If you’re keen to cruise around calmly, it behaves like an automotive injection of Valium, but if the devil’s on your shoulder the CVT behaves like a regular torque-converter auto, providing reasonably urgent change points to keep things propelling along.

The problem is though, we are becoming critics addicted to smaller-displacement turbo three and four-cylinders, so that thrilling forced-induction mid-range whoosh just isn’t in the Impreza’s repertoire.

Just 196Nm in a car that weighs the best part of 1450kg means lots of visits to the upper reaches of the rev range are in order, accompanied by an occasionally wailing CVT.

The turbo Euros like the brilliant Golf and Astra R have this aspect of the Suby beaten and, like most Europeans, the Impreza needs 95 RON premium unleaded as well.

But we’re going to cut Fuji Heavy Industries some slack here because nowhere on these cars does it say WRX, GT or even Si. Until a more performance-focused model comes along, it is simply 2.0i with an L, S, Premium or Luxury Premium.

But here is where the latest Impreza absolutely shines – the unimaginatively-dubbed ‘Subaru Global Platform’ (SGP) is a cracker.

Perfectly weighted, superbly linear, and very planted steering that reintroduces more than a modicum of feedback and feel back into the Impreza, is the first happy event.

Whether on the soft riding 17-inch-wheeled 2.0i-L sedan or 18-inch-clad sporty 2.0i-S hatch, the result is new-found agility, defined by relatively flat cornering and incredible grip.

In fact, the road-holding on both versions is so effective that we were negotiating tight mountain corner turns with confidence and pace that defies the ability of a car that does not trade primarily on performance credentials.

However, these basic ingredients auger especially well for a dynamically focused and supernaturally gifted WRX in the future.

As accomplished is the suspension that also does a great job cushioning posteriors with isolated, and supple ride quality that would be nothing short of alien to long-time Subaru drivers and passengers.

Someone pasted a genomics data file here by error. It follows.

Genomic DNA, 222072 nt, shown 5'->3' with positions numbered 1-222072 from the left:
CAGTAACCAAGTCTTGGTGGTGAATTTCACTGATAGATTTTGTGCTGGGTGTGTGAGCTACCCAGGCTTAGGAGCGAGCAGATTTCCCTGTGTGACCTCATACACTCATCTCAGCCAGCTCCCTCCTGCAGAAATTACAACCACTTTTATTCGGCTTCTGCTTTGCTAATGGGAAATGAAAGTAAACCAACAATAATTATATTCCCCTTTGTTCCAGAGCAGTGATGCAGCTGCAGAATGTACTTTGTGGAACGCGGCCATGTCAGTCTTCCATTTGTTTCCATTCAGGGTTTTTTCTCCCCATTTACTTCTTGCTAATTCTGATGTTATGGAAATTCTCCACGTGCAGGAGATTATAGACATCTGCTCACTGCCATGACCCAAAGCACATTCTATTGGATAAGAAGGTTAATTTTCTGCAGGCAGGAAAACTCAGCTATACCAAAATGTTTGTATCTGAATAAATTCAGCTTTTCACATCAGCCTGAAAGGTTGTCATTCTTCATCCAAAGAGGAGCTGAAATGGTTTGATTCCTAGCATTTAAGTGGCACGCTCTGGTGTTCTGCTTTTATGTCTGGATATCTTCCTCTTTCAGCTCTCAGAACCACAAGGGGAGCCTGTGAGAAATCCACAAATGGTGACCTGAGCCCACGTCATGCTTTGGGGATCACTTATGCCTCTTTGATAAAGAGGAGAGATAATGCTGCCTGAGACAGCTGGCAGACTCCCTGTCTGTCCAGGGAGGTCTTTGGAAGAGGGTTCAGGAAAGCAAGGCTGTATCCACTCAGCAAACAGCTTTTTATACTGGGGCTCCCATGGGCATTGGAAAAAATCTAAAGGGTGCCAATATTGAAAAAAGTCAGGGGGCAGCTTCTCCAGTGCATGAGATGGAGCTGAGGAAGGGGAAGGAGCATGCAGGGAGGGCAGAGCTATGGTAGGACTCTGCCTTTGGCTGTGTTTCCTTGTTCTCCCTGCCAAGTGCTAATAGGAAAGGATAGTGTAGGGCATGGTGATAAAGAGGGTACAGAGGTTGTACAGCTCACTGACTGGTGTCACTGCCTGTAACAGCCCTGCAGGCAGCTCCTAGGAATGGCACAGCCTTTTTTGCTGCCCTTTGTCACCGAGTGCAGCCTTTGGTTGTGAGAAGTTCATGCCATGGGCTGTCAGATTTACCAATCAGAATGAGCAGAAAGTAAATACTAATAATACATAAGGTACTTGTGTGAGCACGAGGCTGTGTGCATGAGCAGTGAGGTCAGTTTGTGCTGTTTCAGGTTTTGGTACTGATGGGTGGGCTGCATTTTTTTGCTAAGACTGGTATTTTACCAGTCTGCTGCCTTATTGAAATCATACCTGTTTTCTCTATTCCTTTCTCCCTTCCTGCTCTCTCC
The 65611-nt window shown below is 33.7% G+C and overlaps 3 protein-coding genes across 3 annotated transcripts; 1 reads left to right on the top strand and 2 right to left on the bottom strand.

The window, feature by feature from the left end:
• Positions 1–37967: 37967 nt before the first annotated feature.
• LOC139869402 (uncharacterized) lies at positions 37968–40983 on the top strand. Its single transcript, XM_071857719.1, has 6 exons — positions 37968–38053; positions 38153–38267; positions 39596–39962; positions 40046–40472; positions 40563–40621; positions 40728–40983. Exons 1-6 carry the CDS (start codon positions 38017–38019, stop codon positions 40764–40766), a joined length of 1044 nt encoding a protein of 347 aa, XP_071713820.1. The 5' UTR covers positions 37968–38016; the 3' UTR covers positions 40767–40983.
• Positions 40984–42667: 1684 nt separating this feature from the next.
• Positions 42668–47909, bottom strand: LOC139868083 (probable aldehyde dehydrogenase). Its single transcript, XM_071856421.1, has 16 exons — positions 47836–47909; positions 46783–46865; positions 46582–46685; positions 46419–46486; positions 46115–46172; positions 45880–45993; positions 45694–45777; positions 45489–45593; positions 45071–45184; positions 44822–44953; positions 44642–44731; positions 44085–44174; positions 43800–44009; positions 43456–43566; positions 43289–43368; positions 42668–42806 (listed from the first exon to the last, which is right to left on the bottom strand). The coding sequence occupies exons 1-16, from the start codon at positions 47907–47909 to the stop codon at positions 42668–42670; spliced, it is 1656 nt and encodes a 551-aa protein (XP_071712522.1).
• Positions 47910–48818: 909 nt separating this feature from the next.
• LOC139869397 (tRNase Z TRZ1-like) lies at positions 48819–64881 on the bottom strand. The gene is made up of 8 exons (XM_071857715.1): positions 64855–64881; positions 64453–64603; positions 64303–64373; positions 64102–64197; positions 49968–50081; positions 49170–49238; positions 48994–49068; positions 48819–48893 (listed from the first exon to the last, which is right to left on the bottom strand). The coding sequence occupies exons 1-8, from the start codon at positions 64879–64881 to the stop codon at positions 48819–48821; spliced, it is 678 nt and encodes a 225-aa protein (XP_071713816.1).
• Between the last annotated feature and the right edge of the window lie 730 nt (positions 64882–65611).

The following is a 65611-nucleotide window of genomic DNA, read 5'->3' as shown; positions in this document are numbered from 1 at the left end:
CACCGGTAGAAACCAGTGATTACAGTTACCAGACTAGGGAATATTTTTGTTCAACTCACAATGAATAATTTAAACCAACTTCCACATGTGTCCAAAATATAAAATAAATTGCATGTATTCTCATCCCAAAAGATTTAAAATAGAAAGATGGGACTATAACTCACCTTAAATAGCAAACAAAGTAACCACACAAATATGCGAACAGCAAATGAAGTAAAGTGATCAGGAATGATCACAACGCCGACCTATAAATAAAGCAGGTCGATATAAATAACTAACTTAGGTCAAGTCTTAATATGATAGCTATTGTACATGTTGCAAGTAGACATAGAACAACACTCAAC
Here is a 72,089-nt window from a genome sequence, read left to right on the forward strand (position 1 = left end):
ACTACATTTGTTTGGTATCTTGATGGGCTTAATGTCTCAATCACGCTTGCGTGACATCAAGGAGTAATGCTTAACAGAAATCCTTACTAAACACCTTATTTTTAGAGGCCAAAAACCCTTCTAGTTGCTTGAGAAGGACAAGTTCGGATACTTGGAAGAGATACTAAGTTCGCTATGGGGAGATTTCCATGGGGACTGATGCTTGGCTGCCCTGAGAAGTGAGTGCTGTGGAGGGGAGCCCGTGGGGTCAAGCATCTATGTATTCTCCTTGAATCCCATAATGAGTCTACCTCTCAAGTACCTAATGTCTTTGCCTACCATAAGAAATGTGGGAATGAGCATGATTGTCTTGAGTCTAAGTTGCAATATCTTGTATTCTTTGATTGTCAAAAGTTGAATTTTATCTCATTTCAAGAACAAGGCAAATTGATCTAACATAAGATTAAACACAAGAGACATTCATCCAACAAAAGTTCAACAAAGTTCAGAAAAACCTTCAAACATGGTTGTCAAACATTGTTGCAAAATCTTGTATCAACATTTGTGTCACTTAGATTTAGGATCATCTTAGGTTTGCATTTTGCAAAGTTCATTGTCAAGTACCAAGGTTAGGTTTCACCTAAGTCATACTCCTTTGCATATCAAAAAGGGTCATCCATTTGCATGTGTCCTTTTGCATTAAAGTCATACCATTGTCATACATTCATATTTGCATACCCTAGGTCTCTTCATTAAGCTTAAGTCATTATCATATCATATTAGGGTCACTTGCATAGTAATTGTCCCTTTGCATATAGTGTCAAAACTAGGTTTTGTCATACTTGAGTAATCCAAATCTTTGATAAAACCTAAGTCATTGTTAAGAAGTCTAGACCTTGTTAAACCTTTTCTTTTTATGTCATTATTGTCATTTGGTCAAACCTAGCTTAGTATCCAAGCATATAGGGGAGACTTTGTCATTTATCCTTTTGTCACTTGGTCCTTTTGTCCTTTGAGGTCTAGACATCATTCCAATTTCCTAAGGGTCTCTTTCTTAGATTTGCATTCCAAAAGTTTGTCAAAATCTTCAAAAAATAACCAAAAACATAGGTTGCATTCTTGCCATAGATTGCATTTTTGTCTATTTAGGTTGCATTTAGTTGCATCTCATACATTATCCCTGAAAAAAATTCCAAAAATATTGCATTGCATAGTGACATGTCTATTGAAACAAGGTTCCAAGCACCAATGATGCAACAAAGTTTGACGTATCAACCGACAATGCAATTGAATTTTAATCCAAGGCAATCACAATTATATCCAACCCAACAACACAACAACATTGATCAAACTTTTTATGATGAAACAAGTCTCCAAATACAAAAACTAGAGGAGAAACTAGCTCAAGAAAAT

We broke ranks and drove on terribly uneven and cracked road surfaces, instead of the glass smooth ones Subaru had laid out for us, but the outcome was the same – silent and smooth progress all-round.

Brilliantly effective braking under adverse driving conditions is the third major advancement, underlining the towering competence of the SGP engineering.

The only fly in this dynamic love-fest ointment is that, under certain combinations of undesirable surfaces, the suspension can occasionally hit its bump stops quite hard. Thump.

More heard than felt, but it’s an issue that has apparently already been identified by Subaru’s engineers caused by a rubber compound that is too hard, so a softer one with more give is apparently coming very soon.

And consider this – it’s a cliché, but the chassis is so well sorted it is crying out for more power. We cannot wait until the downsized turbo boxers come on stream. Although Subaru is not yet reporting when that will happen.

So the latest Impreza is back in contention, representing a multi-generational type of jump to really shake up the order of things in the small-car class.

This is probably the Pleiades brand’s best and most complete Subaru since the halcyon days of the Mk3 Liberty of the late 1990s and early 2000s.

If you’re in the market for a small car under $30K, then Subaru’s latest should be on your to-test-drive list at your earliest convenience.